The problem is that I am still not back to 100% myself. I'm still working to dig myself out of this hole all because I caught a simple cold over a month ago. What seems like nothing to the average person, can be life threatening and serious to those of us who have other health issues to deal with. So I beg of you... if you are sick, sniffling, sneezing, coughing, whatever, please stay home and/or make every effort to stop the spread of your germs. I am terrified of catching the flu, and I am doing everything I can on my side of things to keep that from happening. Please do your part to help also!

Friday, January 5, 2018

New Year... Same Story

Wednesday was my clinic appointment, and like so many times before, I have not been feeling well. What started as a head cold, traveled into my lungs, and I've been dealing with it all of winter break. I had asked for antibiotics and had started to feel slightly better but then went back the other direction. Fast forward to Wednesday... I woke up feeling off... my stomach was kind of queasy, but I assumed it was just nerves. We drove the 2 1/2 hours all the while, I was thinking about what the doctors were going to say about my lung function that I was assuming would be low. Turns out my lung function had taken a bigger dive that even I expected. It dropped from 41% three months ago to 33%.

After a long discussion about my antibiotic choices (risk of muscle/tendon injuries and tears or antibiotic that I had a weird reaction to last time I was on it), we came up with a game plan. I went for the weird reaction so that I can still continue to workout without the worry of major injuries. The doctor also determined that I have thrush after looking at my throat which was probably caused by my first dose of antibiotics. So... just add another little medication to my daily regimen. The good news is that he wasn't overly concerned because my weight is steady, and everything else has been going well.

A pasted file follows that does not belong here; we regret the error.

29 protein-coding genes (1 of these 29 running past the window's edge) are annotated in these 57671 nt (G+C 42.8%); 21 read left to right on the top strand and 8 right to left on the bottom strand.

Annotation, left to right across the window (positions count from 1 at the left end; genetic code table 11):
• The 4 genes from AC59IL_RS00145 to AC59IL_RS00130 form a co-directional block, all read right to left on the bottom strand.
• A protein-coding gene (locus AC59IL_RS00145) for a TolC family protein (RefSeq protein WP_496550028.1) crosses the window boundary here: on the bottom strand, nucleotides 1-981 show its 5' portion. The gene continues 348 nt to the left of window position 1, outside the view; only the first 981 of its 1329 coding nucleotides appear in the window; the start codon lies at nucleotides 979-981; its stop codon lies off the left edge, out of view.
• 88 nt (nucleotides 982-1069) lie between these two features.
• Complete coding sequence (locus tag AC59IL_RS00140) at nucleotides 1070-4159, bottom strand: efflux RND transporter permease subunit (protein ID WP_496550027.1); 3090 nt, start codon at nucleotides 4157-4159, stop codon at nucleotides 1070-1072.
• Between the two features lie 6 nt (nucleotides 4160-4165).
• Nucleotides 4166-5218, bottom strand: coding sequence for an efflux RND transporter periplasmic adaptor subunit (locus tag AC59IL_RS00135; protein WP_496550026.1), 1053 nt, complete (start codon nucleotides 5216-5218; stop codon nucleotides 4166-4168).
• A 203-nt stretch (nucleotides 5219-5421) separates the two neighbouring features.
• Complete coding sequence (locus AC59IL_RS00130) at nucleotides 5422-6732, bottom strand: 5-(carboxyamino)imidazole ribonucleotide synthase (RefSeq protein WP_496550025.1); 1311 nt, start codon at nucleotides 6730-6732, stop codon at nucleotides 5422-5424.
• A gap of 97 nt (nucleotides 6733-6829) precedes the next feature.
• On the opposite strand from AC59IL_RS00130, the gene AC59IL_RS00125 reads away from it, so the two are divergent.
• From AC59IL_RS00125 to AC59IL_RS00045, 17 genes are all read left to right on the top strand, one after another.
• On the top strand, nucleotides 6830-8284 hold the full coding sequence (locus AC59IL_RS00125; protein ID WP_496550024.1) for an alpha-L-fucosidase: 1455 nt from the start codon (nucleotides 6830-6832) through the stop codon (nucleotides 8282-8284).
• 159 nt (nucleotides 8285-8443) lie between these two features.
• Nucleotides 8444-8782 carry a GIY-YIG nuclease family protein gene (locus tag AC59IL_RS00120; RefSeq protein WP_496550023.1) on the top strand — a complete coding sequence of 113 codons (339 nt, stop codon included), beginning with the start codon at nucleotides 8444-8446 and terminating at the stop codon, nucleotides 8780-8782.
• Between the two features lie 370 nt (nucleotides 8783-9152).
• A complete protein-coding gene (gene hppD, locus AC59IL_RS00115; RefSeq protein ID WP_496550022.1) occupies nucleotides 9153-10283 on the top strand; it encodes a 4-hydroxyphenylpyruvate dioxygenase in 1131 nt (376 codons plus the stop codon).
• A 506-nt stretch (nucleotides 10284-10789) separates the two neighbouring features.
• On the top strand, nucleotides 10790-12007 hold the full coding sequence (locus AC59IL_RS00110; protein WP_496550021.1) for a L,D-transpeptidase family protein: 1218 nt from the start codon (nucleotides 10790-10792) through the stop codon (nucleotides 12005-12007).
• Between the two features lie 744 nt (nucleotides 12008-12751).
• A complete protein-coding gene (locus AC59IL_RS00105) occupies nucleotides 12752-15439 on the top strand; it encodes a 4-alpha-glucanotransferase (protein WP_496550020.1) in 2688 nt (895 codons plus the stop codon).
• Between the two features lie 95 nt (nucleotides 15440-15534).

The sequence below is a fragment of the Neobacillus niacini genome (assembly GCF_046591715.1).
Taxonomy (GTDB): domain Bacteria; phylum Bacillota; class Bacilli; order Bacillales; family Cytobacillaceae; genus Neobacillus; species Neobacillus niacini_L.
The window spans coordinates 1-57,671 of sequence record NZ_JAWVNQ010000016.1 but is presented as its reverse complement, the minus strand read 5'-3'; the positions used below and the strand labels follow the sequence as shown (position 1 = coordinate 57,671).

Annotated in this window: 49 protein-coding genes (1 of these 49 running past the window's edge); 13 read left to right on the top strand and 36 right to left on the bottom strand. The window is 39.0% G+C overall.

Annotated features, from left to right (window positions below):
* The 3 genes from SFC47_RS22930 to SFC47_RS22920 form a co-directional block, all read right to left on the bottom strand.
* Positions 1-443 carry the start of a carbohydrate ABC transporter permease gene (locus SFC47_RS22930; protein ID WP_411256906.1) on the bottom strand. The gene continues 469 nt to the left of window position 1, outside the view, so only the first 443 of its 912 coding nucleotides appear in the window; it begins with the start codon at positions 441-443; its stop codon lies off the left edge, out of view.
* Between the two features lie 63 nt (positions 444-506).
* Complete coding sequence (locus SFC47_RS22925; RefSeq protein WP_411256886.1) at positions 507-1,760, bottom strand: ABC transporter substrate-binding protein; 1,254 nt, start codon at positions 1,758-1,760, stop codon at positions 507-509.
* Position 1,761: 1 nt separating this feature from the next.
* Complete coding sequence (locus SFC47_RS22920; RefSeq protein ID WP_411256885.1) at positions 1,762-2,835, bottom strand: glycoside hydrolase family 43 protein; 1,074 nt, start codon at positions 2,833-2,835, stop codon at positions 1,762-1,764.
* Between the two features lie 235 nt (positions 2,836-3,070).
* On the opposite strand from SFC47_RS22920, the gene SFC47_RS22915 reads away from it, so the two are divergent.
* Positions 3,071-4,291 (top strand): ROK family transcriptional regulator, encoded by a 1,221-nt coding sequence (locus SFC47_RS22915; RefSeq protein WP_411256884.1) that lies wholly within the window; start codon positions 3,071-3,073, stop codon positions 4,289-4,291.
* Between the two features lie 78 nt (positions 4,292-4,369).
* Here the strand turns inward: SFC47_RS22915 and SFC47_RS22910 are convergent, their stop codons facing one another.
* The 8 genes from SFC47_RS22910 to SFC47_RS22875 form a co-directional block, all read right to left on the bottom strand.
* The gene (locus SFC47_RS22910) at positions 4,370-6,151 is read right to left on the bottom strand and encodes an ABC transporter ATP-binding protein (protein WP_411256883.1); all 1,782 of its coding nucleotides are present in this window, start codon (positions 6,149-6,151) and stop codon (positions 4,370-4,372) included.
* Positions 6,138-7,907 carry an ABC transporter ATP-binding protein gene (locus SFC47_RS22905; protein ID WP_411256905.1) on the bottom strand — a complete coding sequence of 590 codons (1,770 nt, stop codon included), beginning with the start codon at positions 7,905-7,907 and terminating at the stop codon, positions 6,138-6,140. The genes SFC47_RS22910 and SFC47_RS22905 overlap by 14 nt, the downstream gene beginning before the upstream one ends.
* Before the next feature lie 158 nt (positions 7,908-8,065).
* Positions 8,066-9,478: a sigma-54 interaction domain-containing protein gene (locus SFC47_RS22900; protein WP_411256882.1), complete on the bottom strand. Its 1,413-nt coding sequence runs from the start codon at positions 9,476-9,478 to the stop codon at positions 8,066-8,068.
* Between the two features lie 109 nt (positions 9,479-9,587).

Lucky me, I was also due for all my labs. So in comes the nurse who looks at my veins and tells me how wonderful they are. Well... they must not be too great because one stick complete with digging around... no blood. Take two in the other arm, still no luck. Bring in another nurse, and take three, nothing. Finally on the fourth try, she got it. They both apologized profusely, but I assured them that it was just how the day was going.

On the way home, I realized that my stomach was still not feeling right. We made it, and shortly after, it hit me... the stomach bug... what a nice cherry on top to that miserable day. Two days later, I have finally started taking my antibiotics and am hoping that things start looking up. I am supposed to go for a follow up PFT after the antibiotics are done to see if there has been any improvement.

Wednesday, June 28, 2017

Maintaining is Winning

I am a person who has a mindset of always trying to better myself... I want to improve, get better, get stronger, smarter, etc.. I think that is my biggest challenge with living with cystic fibrosis. I am constantly working my butt of to stay healthy and to try to improve my health, and yet, there are so many times when I don't feel like the numbers don't show that work. I have been compliant with treatments, working out, and I was at the beach last week, but my numbers were pretty much identical to my lung function in March. I had really hoped that they would have gone up at least a little bit. It was 43%.

I have to remind myself that with this disease, maintaining lung function is a win... it's a big victory. It's just hard to accept that sometimes, but I am working on it. That being said, I'm not giving up hope that my numbers will eventually work their way back up... that's part of what drives me to work as hard as I do.

In other news, my weight was also the same which is great! My doctor was happy with everything and pretty much told me to keep doing what I'm doing. I go back in September, so I'm going to keep pushing and see where it takes me then.